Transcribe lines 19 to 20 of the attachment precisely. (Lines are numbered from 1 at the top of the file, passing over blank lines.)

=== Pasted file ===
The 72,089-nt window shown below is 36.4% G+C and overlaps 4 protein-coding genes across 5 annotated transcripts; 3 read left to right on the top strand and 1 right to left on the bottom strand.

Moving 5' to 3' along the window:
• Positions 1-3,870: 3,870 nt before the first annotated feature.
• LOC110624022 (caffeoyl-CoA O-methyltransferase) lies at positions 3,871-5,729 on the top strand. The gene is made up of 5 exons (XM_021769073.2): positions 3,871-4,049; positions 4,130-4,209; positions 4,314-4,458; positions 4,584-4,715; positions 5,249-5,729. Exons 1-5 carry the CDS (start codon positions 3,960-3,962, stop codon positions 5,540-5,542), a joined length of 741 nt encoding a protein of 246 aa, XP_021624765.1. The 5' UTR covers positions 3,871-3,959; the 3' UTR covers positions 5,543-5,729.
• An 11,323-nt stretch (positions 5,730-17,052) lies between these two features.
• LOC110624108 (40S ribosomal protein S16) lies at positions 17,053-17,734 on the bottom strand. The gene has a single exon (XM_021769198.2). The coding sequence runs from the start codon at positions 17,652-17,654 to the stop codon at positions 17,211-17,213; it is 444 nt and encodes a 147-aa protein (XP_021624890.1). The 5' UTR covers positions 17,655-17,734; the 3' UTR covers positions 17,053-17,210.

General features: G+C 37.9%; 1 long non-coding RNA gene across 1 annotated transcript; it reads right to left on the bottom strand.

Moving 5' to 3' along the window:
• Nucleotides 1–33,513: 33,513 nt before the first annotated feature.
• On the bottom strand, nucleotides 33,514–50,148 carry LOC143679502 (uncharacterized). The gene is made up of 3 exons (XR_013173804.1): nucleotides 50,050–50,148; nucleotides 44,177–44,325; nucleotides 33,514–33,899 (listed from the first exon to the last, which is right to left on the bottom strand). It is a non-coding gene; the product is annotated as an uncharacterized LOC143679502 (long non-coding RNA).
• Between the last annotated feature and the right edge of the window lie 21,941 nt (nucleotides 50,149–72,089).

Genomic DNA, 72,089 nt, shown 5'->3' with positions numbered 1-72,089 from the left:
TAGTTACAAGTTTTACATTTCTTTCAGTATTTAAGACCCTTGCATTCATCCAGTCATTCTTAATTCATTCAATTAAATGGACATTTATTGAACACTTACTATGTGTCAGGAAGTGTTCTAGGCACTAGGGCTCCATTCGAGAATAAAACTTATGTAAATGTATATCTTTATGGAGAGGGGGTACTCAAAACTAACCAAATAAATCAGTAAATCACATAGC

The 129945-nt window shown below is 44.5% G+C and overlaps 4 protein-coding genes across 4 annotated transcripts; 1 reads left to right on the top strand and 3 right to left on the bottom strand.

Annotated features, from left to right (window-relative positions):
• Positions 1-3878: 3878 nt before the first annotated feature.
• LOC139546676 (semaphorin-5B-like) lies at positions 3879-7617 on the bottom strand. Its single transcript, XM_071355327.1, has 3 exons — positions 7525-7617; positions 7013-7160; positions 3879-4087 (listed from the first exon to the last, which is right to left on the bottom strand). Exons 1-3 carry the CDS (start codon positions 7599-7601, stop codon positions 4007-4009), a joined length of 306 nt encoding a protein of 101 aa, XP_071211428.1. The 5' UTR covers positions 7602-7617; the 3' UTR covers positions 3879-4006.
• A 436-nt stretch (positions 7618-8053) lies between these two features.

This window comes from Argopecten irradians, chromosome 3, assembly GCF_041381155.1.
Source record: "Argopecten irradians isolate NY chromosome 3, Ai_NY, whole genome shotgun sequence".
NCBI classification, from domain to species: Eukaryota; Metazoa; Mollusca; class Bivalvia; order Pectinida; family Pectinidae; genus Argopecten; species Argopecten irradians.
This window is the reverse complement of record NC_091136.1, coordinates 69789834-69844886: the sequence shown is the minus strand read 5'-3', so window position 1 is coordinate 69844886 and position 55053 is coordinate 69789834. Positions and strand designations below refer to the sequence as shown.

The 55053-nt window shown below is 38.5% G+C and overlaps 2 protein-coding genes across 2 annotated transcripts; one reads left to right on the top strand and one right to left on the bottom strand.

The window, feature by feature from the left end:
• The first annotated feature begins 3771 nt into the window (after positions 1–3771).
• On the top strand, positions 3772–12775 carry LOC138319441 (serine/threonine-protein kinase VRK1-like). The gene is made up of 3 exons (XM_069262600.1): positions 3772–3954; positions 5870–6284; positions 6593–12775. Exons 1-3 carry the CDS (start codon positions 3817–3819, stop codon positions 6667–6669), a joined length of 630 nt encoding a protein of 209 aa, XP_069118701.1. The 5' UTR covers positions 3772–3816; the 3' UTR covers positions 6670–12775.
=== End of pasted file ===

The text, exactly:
This window comes from Argopecten irradians, chromosome 3, assembly GCF_041381155.1.
Source record: "Argopecten irradians isolate NY chromosome 3, Ai_NY, whole genome shotgun sequence".